3 Key Web Design Elements in the Mobile First Age

It’s a mobile-first world, and if your site’s not dressed in the right digital clothing, it won’t get past the bouncers. In this metaphor, those are the consumers, and the party on the other side of the rope is the land of sales and conversions.

So, what’s the little black dress or sophisticated suit of the mobile world? Getting your site fashionably dressed for on-the-go users means easy-to-use menus, a responsive web design and CTAs that let mobile users move naturally from landing page to purchases or sign-up.

1. Menus That are Mobile-Friendly

You can’t assume the majority of people will browse your website on a computer, where clever nested menus and expansive drop-downs work. In fact, research from Google and Purchased notes that individuals are twice as likely to connect with your brand on a tablet or smartphone than they are to have a brand experience via any other media — including in-store, television and computer.

Here are some tips for buttoning up your mobile menus to impress those consumers who find you on their smartphone.

  • Include all the most-used or most important functions in the high-level menu. Mobile users are only a tap away from someone else’s website, so don’t make them search for information or give them a reason to look elsewhere for what they need.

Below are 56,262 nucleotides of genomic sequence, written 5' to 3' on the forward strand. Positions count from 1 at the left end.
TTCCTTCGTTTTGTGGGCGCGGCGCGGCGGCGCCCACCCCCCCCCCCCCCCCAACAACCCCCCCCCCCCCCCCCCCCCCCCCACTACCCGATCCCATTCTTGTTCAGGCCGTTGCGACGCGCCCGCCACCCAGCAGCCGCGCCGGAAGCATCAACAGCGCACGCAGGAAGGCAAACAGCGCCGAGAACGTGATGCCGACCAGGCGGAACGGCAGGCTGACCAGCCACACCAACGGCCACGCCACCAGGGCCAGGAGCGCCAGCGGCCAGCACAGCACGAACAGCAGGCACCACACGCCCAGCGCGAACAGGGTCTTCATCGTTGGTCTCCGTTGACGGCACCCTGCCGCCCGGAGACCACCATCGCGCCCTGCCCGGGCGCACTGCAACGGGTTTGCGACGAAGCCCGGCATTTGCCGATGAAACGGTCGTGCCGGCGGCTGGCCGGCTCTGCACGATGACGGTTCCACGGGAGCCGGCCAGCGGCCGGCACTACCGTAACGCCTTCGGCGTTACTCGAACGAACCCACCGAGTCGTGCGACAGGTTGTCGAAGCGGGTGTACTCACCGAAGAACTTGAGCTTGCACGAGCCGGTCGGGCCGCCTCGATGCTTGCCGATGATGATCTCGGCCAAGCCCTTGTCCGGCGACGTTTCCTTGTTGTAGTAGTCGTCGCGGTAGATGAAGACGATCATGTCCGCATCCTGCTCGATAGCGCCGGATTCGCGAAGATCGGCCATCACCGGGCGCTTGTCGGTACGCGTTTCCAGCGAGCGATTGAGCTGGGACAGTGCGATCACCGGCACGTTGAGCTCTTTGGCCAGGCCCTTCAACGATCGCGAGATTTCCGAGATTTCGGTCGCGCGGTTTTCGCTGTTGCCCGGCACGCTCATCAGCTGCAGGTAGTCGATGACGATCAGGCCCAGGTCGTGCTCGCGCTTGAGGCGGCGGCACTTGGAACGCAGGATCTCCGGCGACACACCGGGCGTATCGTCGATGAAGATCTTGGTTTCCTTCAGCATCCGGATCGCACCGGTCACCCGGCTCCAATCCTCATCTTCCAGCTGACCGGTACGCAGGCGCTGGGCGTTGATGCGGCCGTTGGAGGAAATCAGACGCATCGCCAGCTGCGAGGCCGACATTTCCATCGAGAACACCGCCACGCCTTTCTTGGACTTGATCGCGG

• Organize nested menus to allow mobile users to tap through to various options instead of scrolling through complex drop-downs that don’t fit on their phone screen and increase the chances of frustrating mistaps.
  • Keep the homepage a tap away. Most mobile users intuitively expect a tap on the logo to return them to the home page, and when they know they can get back to start anytime they want, they’re more apt to explore on your site.

2. Responsive, Decluttered Web Design

As of January 2018, there were approximately 3.7 billion global mobile users, and projections estimate the number to grow sevenfold between 2016 and 2021. That means no website owner has an excuse for ignoring mobile, and responsive designs (those that perform well in both desktop and mobile environments) are a must. Going without responsive web design is like hitting the town in your stocking feet because you left your shoes at home.

And it’s not enough to wear any pair of shoes in your closet (or simply ensure your website template has a responsive option). When you’re dancing the night away, you want a stunning pair of shoes that also keeps your toes from feeling bruised come morning. When you’re designing a responsive website, you want pages that users enjoy browsing and that also boost your own bottom line.

Some tips to pair with your responsive design include:

  • Ensure site search is easy to access and intelligent.
  • Don’t require a sign-in for users to browse your site — keeping all your content behind any type of paywall is going to alienate all types of users, but it’s especially frustrating to mobile users who may be trying to find information quickly while on the go.